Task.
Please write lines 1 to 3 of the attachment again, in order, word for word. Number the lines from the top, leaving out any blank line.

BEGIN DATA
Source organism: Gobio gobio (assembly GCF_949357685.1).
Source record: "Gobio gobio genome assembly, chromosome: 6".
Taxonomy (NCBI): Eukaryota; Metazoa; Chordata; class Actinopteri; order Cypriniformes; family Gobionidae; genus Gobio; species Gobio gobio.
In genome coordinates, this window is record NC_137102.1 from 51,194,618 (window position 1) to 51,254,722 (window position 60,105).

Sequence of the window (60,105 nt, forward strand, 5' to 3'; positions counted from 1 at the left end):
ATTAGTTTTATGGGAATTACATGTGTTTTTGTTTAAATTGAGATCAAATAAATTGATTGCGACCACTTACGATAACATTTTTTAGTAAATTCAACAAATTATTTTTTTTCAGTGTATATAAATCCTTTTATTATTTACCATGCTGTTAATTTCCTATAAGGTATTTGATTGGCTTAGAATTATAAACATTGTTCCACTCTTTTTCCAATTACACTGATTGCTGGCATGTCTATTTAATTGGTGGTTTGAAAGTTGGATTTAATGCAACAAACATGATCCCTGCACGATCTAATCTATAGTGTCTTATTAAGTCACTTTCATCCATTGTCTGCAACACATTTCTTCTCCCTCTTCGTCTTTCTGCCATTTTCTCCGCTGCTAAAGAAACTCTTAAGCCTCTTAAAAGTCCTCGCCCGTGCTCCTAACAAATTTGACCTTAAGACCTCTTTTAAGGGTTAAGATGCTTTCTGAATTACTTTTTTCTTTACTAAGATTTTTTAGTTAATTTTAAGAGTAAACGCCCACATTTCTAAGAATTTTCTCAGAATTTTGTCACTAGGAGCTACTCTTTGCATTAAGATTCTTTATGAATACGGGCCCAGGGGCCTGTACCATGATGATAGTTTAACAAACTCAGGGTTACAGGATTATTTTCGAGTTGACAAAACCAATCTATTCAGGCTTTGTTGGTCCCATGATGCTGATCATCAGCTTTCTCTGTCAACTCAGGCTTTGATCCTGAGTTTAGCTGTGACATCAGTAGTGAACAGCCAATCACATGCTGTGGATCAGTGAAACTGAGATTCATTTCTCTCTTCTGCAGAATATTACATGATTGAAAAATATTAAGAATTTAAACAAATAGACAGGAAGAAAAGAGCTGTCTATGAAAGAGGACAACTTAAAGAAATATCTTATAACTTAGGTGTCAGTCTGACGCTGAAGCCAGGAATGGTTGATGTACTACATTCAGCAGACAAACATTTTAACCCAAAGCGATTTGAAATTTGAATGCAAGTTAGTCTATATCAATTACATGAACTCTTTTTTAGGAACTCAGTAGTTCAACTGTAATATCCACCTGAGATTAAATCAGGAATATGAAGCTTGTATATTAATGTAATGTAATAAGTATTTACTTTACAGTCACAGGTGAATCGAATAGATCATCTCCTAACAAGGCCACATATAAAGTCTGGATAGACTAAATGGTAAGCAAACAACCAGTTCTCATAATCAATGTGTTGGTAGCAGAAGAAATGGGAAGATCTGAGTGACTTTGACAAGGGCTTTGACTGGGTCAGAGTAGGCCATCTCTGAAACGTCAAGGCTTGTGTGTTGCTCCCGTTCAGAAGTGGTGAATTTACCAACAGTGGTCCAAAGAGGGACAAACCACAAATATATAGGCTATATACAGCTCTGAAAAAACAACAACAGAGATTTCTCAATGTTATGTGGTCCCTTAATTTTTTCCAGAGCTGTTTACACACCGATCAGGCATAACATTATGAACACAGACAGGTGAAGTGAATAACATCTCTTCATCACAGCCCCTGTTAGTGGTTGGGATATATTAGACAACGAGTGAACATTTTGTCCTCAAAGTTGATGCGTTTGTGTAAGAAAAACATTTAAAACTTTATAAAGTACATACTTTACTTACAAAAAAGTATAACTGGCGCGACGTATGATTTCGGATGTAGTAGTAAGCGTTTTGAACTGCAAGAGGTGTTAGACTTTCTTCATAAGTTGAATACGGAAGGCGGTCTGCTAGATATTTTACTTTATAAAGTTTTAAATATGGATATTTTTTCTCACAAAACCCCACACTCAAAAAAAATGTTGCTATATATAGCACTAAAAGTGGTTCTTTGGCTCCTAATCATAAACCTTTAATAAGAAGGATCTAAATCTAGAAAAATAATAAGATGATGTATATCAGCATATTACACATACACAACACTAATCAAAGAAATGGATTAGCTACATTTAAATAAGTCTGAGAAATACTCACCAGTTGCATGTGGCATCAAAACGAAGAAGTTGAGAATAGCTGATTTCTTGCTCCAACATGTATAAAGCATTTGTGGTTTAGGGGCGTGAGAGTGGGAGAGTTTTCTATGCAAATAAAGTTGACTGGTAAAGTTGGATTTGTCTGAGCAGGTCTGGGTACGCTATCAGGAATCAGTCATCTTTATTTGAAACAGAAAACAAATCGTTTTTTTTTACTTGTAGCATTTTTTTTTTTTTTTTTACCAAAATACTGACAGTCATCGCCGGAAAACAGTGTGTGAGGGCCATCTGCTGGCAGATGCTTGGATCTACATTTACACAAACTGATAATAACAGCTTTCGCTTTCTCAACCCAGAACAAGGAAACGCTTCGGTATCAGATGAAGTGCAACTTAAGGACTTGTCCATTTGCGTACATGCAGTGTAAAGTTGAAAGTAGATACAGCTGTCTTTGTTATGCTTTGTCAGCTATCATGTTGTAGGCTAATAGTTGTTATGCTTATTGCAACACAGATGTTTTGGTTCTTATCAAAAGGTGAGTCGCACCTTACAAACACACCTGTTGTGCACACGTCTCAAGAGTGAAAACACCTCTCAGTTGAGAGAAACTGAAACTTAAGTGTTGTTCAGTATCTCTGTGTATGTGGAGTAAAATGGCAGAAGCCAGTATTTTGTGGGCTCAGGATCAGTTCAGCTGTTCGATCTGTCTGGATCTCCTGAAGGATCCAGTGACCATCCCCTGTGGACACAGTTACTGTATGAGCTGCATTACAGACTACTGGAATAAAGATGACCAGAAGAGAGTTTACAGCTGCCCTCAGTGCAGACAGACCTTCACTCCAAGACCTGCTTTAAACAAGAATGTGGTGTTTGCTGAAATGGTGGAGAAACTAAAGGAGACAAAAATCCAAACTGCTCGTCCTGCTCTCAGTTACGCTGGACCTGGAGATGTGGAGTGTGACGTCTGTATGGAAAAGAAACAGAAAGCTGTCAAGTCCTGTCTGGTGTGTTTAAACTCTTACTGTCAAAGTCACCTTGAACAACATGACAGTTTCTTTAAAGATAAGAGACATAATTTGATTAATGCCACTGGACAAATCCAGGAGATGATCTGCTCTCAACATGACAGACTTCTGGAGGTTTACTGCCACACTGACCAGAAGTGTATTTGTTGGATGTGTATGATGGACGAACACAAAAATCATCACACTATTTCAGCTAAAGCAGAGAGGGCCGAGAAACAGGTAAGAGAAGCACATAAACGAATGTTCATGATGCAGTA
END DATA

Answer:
Source organism: Gobio gobio (assembly GCF_949357685.1).
Source record: "Gobio gobio genome assembly, chromosome: 6".
Taxonomy (NCBI): Eukaryota; Metazoa; Chordata; class Actinopteri; order Cypriniformes; family Gobionidae; genus Gobio; species Gobio gobio.